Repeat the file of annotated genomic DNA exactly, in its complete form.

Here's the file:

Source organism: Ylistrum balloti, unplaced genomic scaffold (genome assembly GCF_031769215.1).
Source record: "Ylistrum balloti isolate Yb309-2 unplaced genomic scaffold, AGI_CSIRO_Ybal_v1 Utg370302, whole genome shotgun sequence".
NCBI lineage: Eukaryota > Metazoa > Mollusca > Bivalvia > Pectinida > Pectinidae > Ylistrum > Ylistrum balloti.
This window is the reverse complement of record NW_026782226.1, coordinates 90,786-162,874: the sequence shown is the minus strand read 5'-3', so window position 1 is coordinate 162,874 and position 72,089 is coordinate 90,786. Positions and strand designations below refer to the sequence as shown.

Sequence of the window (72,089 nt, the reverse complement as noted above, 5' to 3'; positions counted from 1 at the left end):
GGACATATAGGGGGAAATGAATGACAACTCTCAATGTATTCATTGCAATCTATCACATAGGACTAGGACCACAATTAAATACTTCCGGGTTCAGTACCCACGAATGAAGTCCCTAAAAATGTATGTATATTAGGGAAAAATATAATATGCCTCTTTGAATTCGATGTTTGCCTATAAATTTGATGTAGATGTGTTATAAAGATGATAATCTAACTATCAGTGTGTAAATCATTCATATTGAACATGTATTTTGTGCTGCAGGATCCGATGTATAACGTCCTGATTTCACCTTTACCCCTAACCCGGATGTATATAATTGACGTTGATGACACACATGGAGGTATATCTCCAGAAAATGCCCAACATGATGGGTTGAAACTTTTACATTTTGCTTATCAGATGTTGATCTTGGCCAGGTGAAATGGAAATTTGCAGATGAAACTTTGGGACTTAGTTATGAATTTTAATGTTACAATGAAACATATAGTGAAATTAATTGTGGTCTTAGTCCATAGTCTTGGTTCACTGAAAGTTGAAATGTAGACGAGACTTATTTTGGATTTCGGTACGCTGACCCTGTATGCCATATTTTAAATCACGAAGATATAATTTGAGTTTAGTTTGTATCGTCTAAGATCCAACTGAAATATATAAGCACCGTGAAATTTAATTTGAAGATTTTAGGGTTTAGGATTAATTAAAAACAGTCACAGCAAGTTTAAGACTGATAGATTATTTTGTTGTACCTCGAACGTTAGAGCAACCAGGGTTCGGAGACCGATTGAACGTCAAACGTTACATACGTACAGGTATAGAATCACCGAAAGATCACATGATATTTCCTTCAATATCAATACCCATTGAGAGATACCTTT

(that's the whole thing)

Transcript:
Source organism: Ylistrum balloti, unplaced genomic scaffold (genome assembly GCF_031769215.1).
Source record: "Ylistrum balloti isolate Yb309-2 unplaced genomic scaffold, AGI_CSIRO_Ybal_v1 Utg370302, whole genome shotgun sequence".
NCBI lineage: Eukaryota > Metazoa > Mollusca > Bivalvia > Pectinida > Pectinidae > Ylistrum > Ylistrum balloti.
This window is the reverse complement of record NW_026782226.1, coordinates 90,786-162,874: the sequence shown is the minus strand read 5'-3', so window position 1 is coordinate 162,874 and position 72,089 is coordinate 90,786. Positions and strand designations below refer to the sequence as shown.

Sequence of the window (72,089 nt, the reverse complement as noted above, 5' to 3'; positions counted from 1 at the left end):
GGACATATAGGGGGAAATGAATGACAACTCTCAATGTATTCATTGCAATCTATCACATAGGACTAGGACCACAATTAAATACTTCCGGGTTCAGTACCCACGAATGAAGTCCCTAAAAATGTATGTATATTAGGGAAAAATATAATATGCCTCTTTGAATTCGATGTTTGCCTATAAATTTGATGTAGATGTGTTATAAAGATGATAATCTAACTATCAGTGTGTAAATCATTCATATTGAACATGTATTTTGTGCTGCAGGATCCGATGTATAACGTCCTGATTTCACCTTTACCCCTAACCCGGATGTATATAATTGACGTTGATGACACACATGGAGGTATATCTCCAGAAAATGCCCAACATGATGGGTTGAAACTTTTACATTTTGCTTATCAGATGTTGATCTTGGCCAGGTGAAATGGAAATTTGCAGATGAAACTTTGGGACTTAGTTATGAATTTTAATGTTACAATGAAACATATAGTGAAATTAATTGTGGTCTTAGTCCATAGTCTTGGTTCACTGAAAGTTGAAATGTAGACGAGACTTATTTTGGATTTCGGTACGCTGACCCTGTATGCCATATTTTAAATCACGAAGATATAATTTGAGTTTAGTTTGTATCGTCTAAGATCCAACTGAAATATATAAGCACCGTGAAATTTAATTTGAAGATTTTAGGGTTTAGGATTAATTAAAAACAGTCACAGCAAGTTTAAGACTGATAGATTATTTTGTTGTACCTCGAACGTTAGAGCAACCAGGGTTCGGAGACCGATTGAACGTCAAACGTTACATACGTACAGGTATAGAATCACCGAAAGATCACATGATATTTCCTTCAATATCAATACCCATTGAGAGATACCTTT